Now, evidence that size really doesn't matter - that is, size of audience. Al Gore sold the cable channel he started, Current TV, to al-Jazeera for $500 million. How many eyeballs does the Qatari-owned news channel get for that money? Well, here's some context. Here are some TV audience numbers. When NBC came in first among the broadcast networks for viewers last week, Neilson estimated they had 7.3 million viewers.
At a clean and sunny community center in Seoul, the South Korean capital, senior citizens make clay models of their own faces in an arts class. Some of the faces are vivid and lifelike. Others are expressionless and indistinct. The project is intended to help the seniors remember what they look like.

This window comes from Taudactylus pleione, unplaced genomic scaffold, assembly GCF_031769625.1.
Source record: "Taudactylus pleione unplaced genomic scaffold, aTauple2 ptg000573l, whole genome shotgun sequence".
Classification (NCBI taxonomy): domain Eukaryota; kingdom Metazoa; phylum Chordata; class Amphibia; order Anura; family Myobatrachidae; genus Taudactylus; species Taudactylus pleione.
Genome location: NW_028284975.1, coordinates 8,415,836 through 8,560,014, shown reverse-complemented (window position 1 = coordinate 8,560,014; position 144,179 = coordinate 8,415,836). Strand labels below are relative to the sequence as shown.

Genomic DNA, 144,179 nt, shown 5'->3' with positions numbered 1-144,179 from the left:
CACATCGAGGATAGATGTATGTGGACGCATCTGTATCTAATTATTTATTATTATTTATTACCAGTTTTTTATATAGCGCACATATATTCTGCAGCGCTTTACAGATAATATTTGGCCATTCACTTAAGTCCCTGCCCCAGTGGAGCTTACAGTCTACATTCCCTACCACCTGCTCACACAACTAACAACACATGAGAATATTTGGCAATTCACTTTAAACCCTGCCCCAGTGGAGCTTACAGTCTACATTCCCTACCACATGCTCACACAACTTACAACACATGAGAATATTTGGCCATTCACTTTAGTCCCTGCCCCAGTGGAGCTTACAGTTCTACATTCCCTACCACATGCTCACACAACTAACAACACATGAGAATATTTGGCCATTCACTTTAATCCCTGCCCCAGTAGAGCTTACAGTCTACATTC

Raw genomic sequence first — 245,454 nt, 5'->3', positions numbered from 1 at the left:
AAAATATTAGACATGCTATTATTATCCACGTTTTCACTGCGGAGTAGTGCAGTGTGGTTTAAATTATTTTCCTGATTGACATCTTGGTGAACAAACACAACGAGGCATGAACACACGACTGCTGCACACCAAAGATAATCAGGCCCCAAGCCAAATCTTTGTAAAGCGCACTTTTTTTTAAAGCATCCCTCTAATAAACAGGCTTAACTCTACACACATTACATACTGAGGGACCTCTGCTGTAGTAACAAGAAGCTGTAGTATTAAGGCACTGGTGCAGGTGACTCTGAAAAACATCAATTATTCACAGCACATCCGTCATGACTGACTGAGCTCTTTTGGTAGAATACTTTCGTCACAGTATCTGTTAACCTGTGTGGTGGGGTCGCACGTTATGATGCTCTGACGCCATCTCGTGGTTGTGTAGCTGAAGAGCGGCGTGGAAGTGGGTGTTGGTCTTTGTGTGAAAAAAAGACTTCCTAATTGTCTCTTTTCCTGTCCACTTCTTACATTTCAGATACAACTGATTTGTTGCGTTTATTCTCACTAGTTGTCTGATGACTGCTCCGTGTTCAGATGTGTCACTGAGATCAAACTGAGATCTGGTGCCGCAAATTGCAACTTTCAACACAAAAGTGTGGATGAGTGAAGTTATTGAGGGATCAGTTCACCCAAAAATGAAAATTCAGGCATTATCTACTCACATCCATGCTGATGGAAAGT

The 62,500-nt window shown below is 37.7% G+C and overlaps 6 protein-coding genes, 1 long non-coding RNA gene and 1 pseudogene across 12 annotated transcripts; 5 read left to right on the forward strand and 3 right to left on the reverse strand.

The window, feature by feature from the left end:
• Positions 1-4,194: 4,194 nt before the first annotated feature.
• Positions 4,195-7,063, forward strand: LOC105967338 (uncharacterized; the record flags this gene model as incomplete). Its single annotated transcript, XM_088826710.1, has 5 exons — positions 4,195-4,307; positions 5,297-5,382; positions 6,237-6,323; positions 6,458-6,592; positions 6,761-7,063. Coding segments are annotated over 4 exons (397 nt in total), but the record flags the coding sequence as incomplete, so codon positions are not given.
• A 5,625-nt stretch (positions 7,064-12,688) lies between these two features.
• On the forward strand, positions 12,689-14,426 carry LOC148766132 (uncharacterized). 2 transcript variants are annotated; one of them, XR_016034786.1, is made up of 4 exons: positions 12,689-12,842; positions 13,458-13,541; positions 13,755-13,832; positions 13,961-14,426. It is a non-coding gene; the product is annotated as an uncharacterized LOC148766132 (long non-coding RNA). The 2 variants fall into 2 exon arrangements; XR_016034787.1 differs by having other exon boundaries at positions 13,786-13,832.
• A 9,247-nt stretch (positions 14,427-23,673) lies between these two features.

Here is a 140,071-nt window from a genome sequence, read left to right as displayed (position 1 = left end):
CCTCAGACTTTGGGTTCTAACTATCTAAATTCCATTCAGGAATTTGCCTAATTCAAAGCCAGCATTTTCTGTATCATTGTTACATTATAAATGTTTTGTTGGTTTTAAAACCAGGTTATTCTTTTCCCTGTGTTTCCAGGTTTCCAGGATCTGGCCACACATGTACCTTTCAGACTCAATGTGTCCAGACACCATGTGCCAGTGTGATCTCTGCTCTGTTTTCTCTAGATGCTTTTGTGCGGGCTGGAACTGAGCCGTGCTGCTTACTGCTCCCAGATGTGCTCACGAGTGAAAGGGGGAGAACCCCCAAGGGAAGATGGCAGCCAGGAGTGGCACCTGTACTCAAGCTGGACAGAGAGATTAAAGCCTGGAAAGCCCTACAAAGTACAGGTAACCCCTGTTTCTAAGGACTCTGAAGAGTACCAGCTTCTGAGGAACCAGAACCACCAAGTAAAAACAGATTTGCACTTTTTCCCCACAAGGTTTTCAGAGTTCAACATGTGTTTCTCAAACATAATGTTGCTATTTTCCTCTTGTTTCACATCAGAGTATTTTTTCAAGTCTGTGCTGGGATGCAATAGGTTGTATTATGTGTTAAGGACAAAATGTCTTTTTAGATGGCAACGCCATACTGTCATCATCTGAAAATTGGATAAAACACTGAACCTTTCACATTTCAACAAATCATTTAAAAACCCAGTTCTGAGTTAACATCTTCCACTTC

This is the Gangseo District Center for Dementia. Since 2006, Seoul has opened a dementia center in each of the city's 25 urban districts.
Burry Stander, one of the world's elite mountain bikers, was killed Thursday as he rode his bike in his native South Africa. Stander, 25, a two-time Olympian who placed fifth in his event at the London 2012 Olympics, was reportedly struck by a taxi van as he trained near his home in Shelley Beach, on South Africa's southeastern coast.
The close proximity of the accident to his childhood home apparently allowed Stander's family members, reportedly including his wife, mother and father, to arrive at the scene quickly.
Originally published on Fri January 4, 2013 10:40 am